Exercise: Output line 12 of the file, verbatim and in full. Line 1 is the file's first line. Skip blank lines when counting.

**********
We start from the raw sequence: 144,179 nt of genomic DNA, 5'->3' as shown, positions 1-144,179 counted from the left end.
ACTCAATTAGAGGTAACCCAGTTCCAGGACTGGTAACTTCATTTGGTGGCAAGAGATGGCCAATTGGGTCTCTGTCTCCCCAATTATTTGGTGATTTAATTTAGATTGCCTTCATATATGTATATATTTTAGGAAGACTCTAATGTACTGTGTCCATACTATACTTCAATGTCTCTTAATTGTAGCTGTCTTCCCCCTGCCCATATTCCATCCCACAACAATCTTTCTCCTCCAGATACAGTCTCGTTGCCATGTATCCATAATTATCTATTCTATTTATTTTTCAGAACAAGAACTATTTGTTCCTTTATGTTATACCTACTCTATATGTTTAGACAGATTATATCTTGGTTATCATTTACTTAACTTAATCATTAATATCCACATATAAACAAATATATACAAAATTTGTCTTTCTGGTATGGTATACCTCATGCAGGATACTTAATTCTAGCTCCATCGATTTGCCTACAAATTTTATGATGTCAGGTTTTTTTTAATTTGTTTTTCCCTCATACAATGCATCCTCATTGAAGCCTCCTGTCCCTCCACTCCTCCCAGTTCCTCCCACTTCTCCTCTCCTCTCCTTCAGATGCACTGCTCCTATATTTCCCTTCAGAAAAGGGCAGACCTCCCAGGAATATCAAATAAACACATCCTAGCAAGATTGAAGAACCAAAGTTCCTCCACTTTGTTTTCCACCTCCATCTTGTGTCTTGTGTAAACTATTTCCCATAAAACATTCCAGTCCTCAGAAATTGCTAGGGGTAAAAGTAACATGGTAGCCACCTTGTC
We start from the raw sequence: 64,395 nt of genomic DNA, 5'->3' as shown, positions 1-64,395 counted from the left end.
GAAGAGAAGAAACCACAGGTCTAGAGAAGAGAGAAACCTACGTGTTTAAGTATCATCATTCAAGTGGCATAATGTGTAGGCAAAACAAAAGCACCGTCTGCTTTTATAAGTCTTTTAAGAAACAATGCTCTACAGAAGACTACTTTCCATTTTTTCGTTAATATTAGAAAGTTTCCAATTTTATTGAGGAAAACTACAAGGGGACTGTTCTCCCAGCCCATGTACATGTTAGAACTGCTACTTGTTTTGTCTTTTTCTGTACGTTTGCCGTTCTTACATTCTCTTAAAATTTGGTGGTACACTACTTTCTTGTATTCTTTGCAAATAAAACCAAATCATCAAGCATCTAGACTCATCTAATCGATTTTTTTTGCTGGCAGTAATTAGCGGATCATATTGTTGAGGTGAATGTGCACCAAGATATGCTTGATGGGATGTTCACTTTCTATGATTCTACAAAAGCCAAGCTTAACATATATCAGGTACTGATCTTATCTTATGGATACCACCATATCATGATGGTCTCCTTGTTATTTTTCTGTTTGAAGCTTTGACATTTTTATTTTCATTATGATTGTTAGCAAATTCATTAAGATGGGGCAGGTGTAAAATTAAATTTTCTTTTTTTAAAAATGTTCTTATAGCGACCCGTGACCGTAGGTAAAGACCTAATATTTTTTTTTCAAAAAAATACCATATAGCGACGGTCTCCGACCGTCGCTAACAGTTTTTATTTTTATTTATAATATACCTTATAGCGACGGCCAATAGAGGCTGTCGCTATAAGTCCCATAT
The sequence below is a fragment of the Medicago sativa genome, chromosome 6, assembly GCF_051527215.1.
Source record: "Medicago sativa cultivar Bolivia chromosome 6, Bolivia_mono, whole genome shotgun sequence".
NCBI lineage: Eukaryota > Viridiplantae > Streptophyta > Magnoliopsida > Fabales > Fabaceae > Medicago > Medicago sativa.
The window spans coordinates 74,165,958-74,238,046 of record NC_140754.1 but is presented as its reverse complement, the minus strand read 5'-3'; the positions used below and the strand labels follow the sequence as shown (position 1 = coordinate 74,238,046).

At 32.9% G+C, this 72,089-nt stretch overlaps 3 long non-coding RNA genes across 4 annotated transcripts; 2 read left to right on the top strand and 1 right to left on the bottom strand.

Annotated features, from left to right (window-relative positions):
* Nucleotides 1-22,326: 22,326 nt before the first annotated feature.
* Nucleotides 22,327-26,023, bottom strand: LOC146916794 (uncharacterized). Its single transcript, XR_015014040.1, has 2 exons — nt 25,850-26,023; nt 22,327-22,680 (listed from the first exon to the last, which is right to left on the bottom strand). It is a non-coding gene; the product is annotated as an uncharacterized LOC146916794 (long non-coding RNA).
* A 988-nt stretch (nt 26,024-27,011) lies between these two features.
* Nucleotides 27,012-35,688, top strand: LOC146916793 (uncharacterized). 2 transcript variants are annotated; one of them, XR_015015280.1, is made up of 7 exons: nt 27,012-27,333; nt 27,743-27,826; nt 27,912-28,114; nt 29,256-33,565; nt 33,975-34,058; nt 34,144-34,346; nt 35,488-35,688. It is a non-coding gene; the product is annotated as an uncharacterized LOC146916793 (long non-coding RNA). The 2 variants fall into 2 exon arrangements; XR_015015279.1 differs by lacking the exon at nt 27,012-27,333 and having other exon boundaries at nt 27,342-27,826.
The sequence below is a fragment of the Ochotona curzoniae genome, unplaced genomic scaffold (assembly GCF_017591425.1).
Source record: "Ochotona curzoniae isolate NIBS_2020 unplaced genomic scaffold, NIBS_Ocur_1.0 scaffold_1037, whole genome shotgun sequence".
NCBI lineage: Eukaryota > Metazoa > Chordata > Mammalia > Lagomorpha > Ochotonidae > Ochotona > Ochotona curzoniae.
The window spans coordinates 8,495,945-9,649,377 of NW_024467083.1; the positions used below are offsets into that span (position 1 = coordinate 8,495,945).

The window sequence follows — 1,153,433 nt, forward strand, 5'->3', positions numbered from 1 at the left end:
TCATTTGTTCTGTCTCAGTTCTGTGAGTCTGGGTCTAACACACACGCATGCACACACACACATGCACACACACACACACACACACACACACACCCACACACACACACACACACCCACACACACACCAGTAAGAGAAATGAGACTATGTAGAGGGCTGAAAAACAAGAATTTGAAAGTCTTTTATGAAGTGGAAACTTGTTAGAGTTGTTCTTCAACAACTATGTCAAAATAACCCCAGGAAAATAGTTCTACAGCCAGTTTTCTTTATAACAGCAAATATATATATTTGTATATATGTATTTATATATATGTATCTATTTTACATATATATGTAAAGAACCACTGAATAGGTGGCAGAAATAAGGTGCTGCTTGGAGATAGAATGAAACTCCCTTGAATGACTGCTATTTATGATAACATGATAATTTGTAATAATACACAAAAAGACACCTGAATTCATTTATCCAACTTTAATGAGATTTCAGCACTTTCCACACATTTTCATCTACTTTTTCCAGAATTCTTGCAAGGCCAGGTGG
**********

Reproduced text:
* Nucleotides 22,327-26,023, bottom strand: LOC146916794 (uncharacterized). Its single transcript, XR_015014040.1, has 2 exons — nt 25,850-26,023; nt 22,327-22,680 (listed from the first exon to the last, which is right to left on the bottom strand). It is a non-coding gene; the product is annotated as an uncharacterized LOC146916794 (long non-coding RNA).